Test Drive: New 2016 Nissan Maxima

This may be a GT-R focused blog but as you can probably tell if you’ve been reading my posts regularly I’m very interested in other Nissan cars as well as those of other manufacturers. Besides the GT-R, Nissan has many long-lived and storied nameplates and one of those is the Maxima. 

Although I’ve never owned one myself I’ve always had a strong interest in Nissan’s range-topping sedan and have driven the previous two generations several times. I thought seriously about purchasing one of the last generation Maximas with the handsome styling and ample power being major pluses but ultimately the combination of a CVT transmission and front-wheel drive were enough to undermine the “sport” aspect of Nissan’s “4 Door Sports Car” in my mind. 

With the new Maxima, Nissan is once again emphasizing the “4DSC” heritage in its marketing for this latest generation so I was intrigued about seeing whether this time the Maxima was like Colin Firth’s character in Kingsman – a skilled warrior in gentleman’s clothing – or more like Rowan Atkinson in Johnny English – flashy duds hiding Mr. Bean underneath.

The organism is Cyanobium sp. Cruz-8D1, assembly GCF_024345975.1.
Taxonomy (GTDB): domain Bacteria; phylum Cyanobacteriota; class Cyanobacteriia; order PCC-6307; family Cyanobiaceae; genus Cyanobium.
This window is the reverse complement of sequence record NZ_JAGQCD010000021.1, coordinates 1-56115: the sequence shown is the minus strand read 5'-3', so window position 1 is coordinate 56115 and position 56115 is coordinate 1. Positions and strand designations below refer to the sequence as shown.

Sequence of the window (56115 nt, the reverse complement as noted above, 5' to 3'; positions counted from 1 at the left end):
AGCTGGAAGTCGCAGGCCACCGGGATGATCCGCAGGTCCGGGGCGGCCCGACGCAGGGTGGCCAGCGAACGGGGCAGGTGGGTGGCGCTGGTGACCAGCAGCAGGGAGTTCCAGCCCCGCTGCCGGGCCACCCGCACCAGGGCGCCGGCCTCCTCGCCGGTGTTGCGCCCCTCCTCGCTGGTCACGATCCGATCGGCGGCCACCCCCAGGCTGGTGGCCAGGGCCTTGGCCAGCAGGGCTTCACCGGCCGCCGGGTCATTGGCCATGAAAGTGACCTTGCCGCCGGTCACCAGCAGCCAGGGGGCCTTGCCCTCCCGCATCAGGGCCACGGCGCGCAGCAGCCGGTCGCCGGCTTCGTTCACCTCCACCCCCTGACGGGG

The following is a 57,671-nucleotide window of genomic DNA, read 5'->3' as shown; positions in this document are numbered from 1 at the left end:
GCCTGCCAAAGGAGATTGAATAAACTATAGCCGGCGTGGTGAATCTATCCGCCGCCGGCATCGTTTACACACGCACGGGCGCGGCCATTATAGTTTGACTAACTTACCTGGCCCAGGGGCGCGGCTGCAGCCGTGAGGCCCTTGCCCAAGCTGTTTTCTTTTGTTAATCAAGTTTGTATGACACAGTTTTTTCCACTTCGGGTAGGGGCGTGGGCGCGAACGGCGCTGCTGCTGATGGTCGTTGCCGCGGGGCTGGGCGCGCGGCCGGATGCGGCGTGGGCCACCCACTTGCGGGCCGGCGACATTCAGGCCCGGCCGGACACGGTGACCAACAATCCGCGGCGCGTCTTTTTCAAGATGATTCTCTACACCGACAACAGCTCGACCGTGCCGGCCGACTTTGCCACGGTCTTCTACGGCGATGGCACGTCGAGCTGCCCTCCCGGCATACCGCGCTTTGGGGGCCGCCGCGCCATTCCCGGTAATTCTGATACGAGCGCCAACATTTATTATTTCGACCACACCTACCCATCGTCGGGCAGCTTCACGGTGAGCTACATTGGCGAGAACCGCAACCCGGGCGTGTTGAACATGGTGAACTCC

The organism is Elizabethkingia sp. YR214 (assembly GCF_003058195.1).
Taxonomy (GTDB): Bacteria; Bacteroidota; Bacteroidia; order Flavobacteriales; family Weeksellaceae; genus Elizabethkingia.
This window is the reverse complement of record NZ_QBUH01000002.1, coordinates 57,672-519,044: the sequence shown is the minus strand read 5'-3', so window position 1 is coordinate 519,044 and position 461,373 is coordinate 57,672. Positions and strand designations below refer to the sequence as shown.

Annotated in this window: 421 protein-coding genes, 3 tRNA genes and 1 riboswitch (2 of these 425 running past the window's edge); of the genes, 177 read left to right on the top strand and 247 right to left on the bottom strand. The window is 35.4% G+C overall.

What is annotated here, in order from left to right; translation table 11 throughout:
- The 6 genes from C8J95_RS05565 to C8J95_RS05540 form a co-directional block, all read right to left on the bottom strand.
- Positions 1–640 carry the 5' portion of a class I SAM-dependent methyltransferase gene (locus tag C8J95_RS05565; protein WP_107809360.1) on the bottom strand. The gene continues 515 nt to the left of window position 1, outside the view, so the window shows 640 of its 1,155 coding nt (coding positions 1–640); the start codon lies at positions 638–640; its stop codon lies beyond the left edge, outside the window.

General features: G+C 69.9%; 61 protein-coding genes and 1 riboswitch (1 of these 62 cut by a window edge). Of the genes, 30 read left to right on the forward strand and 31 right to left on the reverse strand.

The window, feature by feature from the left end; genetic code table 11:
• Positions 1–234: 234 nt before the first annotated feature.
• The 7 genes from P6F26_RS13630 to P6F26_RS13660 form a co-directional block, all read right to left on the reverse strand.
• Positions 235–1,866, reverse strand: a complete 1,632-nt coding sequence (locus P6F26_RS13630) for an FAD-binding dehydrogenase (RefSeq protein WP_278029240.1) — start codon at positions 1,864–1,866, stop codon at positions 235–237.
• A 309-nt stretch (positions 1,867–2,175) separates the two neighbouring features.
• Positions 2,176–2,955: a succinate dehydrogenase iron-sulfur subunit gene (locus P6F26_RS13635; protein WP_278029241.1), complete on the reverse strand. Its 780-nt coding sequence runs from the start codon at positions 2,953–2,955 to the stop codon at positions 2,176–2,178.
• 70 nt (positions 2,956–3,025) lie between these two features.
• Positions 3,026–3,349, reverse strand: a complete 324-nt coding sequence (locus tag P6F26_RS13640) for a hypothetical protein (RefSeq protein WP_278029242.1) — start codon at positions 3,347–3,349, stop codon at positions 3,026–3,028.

The most immediately obvious change in the Maxima of course is the exterior styling. Both the new Murano released earlier this year and the Maxima have styling based off two very distinctive and eye-grabbing concepts. With the Murano, Nissan did an excellent job of translating the Resonance Concept’s styling to production sheetmetal and much of the automotive media has praised the execution – an opinion that I agree with. The Maxima’s styling was based on the rather unimaginatively named Sport Sedan Concept which was a great-looking design for the most part except for the controversial schnoz. Unfortunately, that aspect carries over to the production car and from certain angles the nose looks a bit too exaggerated. I can almost hear it aping Cyrano de Bergerac and describing its own front end as “Forsooth! It’s a peninsula!”

Thankfully the rest of the car is full of pleasing design cues. Interesting surface treatments abound and the new “floating roof” design element Nissan pioneered with the Murano looks striking on the Maxima as well – at least in the lighter colors where there’s adequate contrast between panels to reinforce the effect. The end result isn't perfect but still very handsome and actually grows on you the more you see it.